Nerve held on interest rates

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The Bank of England held its nerve and kept interest rates at a record low, despite fears that the economy will go into reverse by the end of the year.

Rates were held at 0.5 per cent for a 32nd consecutive month and the Bank’s Monetary Policy Committee (MPC) maintained its quantitative easing (QE) programme at £275bn.

The committee elected to wait and see whether the extra £75bn it pumped into the economy in a shock move last month takes effect, but economists predict further cash injections will be needed to spur growth.

Bank governor Mervyn King has warned that the UK could be facing “the most serious financial crisis” it has ever seen.

The country’s gross domestic product grew at a better-than-expected 0.5 per cent between the start of July and the end of September, although analysts believe the figure overstated the underlying health of the economy.

The chief UK and European economist at IHS Global Insight, Howard Archer, said he expected the Bank to pump a further £50bn into the economy in the first quarter of 2012.

He said: “We expect the economy to be stagnant over the fourth quarter of 2011 and the first quarter of 2012 before gradual growth, but it’s possible that contraction will occur, especially if there’s no easing in the eurozone’s sovereign debt problems.”

More details on the country’s growth prospects are expected next week when the Bank publishes its quarterly inflation report.

Capital Economics’ chief UK economist, Vicky Redwood, said she expected the committee to revise down “sharply” both its growth and inflation forecasts.

She said members would probably also “lay the foundations” for further QE, which is effectively printing more money in an attempt to increase lending. But she added: “With the effectiveness of QE questionable, the MPC is likely to have to think of other ways of supporting the economy.”

David Kern, chief economist at the British Chambers of Commerce (BCC), said higher QE on its own was not enough.

He said: “Without effective measures to improve the flow of credit to businesses, particularly smaller firms, the increase in QE will not achieve its full potential in supporting growth.”

Keeping low interest rates is good news for borrowers, and figures for the latest quarter show the number of home repossessions is rising more slowly than expected.

But it is bad news for savers and pensioners, who will continue to gain meagre returns on their money at a time when high inflation is devaluing their deposits.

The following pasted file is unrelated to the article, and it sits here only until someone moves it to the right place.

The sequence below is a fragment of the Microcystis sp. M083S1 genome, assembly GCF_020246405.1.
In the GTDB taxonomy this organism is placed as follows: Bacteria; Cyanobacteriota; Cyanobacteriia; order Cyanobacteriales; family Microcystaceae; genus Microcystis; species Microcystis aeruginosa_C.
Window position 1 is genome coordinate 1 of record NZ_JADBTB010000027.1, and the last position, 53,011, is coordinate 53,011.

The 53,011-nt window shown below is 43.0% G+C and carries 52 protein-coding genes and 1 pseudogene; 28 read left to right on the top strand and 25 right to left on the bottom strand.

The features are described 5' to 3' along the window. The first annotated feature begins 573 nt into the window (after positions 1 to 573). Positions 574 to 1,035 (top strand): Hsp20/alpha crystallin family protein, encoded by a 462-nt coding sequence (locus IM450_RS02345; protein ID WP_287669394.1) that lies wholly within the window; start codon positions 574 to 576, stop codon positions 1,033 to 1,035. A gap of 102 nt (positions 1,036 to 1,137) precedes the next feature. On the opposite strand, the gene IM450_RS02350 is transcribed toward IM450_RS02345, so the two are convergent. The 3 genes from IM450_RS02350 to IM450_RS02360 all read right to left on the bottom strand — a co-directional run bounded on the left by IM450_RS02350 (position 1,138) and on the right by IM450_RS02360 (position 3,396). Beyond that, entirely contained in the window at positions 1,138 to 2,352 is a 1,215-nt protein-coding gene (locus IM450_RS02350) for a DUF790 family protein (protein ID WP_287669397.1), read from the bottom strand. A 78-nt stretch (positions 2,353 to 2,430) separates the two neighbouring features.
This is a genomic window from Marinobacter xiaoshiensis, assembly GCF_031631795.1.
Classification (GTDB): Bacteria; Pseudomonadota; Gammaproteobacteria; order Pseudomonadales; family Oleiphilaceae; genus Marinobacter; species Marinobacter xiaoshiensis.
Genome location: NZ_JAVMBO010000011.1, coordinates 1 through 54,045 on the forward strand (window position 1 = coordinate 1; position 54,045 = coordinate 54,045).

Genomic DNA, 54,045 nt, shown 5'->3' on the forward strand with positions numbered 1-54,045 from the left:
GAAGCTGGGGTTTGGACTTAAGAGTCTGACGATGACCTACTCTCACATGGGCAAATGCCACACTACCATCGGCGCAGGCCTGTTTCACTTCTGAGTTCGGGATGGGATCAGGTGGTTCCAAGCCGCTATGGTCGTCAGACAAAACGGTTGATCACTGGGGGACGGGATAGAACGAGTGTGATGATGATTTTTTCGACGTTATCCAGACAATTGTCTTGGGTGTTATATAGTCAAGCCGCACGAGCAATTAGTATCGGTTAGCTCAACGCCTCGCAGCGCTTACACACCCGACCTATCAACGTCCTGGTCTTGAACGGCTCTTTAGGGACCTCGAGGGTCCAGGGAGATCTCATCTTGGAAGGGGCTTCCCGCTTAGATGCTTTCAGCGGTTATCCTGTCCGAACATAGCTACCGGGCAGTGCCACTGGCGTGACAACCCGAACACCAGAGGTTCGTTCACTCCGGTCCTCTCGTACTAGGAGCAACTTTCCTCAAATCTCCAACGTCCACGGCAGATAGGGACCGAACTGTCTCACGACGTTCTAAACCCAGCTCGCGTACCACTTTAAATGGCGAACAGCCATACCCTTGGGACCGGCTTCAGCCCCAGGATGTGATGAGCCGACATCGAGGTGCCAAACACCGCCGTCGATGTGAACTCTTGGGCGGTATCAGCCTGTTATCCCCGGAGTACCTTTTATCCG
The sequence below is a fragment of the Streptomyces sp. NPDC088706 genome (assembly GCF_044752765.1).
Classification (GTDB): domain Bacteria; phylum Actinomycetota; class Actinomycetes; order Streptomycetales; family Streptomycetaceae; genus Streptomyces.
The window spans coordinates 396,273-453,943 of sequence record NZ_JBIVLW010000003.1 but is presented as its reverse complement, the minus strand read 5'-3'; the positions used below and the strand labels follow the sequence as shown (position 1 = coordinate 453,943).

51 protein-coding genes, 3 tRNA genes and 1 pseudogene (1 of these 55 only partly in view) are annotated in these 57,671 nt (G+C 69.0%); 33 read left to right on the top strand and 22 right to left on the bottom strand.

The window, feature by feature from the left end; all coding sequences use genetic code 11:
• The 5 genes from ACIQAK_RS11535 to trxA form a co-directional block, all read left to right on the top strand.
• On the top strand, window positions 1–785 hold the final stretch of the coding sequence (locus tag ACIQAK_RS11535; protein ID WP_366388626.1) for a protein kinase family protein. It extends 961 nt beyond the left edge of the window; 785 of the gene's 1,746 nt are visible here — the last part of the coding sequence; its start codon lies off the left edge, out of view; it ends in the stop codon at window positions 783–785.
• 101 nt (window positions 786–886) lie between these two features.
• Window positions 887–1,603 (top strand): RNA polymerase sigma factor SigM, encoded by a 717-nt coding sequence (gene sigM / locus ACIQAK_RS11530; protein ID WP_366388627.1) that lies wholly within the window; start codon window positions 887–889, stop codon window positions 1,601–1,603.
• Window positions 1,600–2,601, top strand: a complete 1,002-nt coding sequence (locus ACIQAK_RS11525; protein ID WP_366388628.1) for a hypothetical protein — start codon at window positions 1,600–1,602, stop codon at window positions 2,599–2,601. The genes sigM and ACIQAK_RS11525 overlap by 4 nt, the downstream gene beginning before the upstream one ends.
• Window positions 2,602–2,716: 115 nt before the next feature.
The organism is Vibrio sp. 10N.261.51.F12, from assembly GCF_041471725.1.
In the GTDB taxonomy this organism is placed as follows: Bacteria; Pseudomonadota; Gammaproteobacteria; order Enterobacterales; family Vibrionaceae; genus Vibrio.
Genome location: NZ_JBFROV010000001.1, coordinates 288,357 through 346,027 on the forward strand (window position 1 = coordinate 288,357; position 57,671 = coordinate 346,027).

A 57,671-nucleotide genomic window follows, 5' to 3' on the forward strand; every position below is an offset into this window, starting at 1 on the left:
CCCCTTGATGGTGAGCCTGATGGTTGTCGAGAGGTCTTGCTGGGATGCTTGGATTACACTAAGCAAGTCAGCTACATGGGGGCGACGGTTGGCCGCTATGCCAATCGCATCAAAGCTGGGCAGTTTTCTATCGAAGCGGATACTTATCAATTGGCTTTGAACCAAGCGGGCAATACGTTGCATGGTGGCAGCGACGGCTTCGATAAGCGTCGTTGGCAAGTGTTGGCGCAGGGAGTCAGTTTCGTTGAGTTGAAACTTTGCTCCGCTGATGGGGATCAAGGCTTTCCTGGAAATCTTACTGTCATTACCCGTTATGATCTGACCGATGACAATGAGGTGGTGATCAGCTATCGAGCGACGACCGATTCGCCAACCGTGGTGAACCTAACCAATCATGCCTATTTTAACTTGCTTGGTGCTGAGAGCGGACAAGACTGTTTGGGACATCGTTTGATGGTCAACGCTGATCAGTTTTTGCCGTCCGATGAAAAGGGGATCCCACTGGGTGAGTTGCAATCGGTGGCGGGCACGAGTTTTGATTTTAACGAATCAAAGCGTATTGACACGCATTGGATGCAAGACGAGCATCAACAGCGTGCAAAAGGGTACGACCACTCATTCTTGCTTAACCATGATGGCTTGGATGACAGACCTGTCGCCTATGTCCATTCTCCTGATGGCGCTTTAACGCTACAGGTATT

The Bank has cited the continuing turmoil in the eurozone as one of the key threats to the UK recovery, with Italy and Greece in particularly perilous positions.

But there were more promising signs yesterday from Italy, where market jitters calmed as traders looked forward to the prospect of Prime Minister Silvio Berlusconi’s resignation and the creation of a new government led by leading economist Mario Monti.

The country’s borrowing costs eased slightly after an auction of government bonds went better than expected.

Markets had suffered huge losses in recent days as the yield on 10-year bonds rose above seven per cent – matching the levels recorded in Ireland and Portugal when those countries needed bailouts from the European Union and the International Monetary Fund.

IHS analyst Raj Badiani said: “Italy can still stumble out of the current crisis. Italy is better placed than the bailed-out peripherals, helped by its sounder budgetary position alongside markedly healthier private-sector fundamentals with regards to debt and wealth levels.”

Italy is under intense pressure to prove it has an adequate debt strategy, which stand at 1.9tn euro (£1.62tn), or 120 per cent of economic output.

Mr Monti, 68, is favourite to lead the country after President Giorgio Napolitano decided to name him a senator for life.

Mr Napolitano promised to speed up the passing of austerity measures and has said Mr Berlusconi will step down afterwards, probably by Saturday.

Mr Berlusconi even congratulated Mr Monti on his new post in a telegram, wishing him “fruitful work in the country’s interest” and recognising his achievements.

German Chancellor Angela Merkel said it was “very important that Italy wins back its credibility”.

She added: “That means the austerity package being implemented quickly, as is now the plan, and the political leadership being clarified as quickly as possible.”

Some positive news was reported in the US, where figures showed the number of people who applied for unemployment benefits last week fell to the lowest level since April.

The US trade deficit fell in September to the lowest point this year as sales of cars, aeroplanes and heavy machinery pushed exports to an all-time high.

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